PS: The Variety review of Stella Dallas contended that it was incredible that Stella would wear such crazy outfits when Laurel’s apparel, designed and made by Stella herself, was so elegant. I disagree. I think Stella would have wanted her daughter to fit in as much as possible so she would have copied her friends’ clothes. Stella knows she doesn’t fit in by that point, so she would not have done the same for herself.

Leigh Oscar banner flatThis post is part of the second annual 31 Days of Oscar blogathon hosted by Paula’s Cinema Club, Outspoken and Freckled, and Once Upon a Screen.  For more posts featuring Oscar snubs, visit the megapost at Outspoken and Freckled, and stay tuned for more Oscar-related posts throughout the month. Our blogathon gets its inspiration from Turner Classic Movies’ 31 Days of Oscar, “where every movie shown is an Oscar winner or nominee.”

Completely Unscientific Favorite Stanwyck Movie Poll Results

In honor of Barbara Stanwyck‘s 106th birthday on July 16, I asked TCM Party people their favorite Stanwyck movie. I personally feel that she was good to excellent in every movie she did, but everyone has one that stands out more than others. Actually not one. Usually many. As I quickly realized, it’s a tough choice to make. I also realized afterwards I had enough votes on my hands for a totally unscientific poll. Since I didn’t really specify a number of films, I counted each mention via Twitter and Facebook of a movie’s title as a vote for that movie. Yeah, yeah, I know…it’s completely unscientific!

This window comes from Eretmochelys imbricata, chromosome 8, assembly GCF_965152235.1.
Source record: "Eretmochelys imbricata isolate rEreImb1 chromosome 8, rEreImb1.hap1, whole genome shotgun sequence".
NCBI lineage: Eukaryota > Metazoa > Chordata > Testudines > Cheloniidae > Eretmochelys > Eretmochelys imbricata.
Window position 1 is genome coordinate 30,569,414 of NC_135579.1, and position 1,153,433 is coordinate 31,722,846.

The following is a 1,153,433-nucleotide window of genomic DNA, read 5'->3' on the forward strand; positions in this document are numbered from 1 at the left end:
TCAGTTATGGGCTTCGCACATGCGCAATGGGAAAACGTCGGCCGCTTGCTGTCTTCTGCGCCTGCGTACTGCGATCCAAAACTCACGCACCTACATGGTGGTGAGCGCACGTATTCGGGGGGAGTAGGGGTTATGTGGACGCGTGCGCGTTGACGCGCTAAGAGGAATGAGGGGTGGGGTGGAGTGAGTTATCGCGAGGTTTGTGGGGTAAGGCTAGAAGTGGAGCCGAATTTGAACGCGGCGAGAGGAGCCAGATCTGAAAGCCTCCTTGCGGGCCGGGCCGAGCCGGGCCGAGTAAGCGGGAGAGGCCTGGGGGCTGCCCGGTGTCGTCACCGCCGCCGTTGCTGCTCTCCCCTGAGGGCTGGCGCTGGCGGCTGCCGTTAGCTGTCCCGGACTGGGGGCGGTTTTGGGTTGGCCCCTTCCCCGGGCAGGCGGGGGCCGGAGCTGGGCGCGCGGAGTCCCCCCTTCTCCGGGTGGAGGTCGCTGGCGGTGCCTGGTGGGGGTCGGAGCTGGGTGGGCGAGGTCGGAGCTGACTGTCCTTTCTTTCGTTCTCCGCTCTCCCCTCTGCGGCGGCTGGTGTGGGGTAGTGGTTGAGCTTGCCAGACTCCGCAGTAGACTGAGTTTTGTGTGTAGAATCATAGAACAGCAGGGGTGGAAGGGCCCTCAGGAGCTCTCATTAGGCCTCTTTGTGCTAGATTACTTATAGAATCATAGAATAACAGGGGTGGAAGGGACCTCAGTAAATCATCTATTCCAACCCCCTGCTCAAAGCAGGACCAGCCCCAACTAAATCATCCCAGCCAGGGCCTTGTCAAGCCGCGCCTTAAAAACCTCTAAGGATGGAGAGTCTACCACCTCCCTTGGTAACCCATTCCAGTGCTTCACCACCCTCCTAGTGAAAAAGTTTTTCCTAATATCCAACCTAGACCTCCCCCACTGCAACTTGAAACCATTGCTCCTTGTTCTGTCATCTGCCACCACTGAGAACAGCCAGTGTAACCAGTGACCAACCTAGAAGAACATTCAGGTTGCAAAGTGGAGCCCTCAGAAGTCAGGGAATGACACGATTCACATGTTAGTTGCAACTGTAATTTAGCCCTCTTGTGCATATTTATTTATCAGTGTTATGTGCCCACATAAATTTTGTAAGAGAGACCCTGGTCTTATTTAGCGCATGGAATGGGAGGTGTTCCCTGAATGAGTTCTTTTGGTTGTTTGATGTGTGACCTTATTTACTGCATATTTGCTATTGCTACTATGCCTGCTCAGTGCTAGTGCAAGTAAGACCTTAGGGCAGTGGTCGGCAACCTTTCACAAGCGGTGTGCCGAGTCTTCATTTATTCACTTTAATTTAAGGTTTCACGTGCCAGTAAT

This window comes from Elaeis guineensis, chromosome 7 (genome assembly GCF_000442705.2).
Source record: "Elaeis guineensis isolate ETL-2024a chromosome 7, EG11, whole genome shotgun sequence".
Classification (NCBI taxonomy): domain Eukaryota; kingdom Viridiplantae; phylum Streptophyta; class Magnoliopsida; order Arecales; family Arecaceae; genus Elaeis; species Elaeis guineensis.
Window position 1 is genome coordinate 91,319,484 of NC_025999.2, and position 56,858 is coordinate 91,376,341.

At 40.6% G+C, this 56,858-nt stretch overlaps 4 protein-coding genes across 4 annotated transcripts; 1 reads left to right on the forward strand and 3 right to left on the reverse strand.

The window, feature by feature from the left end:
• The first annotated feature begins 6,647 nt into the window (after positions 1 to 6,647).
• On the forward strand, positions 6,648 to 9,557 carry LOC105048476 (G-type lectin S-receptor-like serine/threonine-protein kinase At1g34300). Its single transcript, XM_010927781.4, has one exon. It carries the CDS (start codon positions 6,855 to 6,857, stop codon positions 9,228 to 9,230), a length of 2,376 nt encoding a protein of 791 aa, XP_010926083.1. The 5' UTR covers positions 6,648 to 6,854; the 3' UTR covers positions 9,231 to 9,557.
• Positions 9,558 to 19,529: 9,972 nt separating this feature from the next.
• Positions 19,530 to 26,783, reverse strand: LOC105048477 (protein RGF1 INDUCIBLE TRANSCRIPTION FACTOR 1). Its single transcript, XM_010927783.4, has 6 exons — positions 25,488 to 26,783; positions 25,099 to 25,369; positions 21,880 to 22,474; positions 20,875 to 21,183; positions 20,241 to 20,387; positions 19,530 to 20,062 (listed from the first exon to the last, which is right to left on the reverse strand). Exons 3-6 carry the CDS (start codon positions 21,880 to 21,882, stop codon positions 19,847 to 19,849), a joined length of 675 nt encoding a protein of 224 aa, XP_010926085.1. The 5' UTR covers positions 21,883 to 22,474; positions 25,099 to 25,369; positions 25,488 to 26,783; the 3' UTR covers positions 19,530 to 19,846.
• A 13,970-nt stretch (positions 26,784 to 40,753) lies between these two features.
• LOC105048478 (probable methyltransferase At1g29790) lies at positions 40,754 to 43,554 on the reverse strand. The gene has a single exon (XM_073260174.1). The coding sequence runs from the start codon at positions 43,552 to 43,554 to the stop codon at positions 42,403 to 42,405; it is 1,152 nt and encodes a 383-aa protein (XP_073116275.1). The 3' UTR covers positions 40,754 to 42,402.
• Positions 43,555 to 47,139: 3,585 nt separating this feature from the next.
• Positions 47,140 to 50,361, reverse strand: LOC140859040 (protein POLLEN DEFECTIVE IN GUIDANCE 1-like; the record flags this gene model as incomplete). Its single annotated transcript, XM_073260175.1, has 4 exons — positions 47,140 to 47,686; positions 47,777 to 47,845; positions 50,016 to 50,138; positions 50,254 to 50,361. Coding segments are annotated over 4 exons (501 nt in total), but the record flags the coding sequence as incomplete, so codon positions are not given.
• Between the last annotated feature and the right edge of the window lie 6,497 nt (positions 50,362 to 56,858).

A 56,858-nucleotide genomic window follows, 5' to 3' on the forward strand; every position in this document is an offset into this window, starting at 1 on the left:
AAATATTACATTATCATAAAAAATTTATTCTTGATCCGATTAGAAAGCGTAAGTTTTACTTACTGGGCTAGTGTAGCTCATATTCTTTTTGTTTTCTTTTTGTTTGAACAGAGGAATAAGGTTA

And now…to the results…

5th place — Sorry, Wrong Number (1948)

Stanwyck gets an earful of details of a murder...her own?
Stanwyck gets an earful of details of a murder…her own?

Stanwyck plays a bedridden invalid whose shady husband (Burt Lancaster) may or may not be trying to kill her. Plenty of flashbacks and suspense galore.

4th place – tie
Baby Face (1933), Stella Dallas (1937), Ball of Fire (1941)

Tied for 4th place (in chronological order) BABY FACE, STELLA DALLAS, BALL OF FIRE
Tied for 4th place (in chronological order) BABY FACE, STELLA DALLAS, BALL OF FIRE

I’m not gonna summarize these…if you haven’t seen them, go watch them now.

3rd place – The Lady Eve (1941)

Charles Coburn and Stanwyck work their magic on Henry Fonda under William Demarest's watchful eye  in THE LADY EVE
Charles Coburn and Stanwyck work their magic on Henry Fonda under William Demarest’s watchful eye in THE LADY EVE

Stanwyck, playing a con woman, sets her sights on “Hopsy” (Henry Fonda), the beer heir who can’t stand beer. Hopsy falls in love with her right away, but complications ensue when she realizes she loves him back.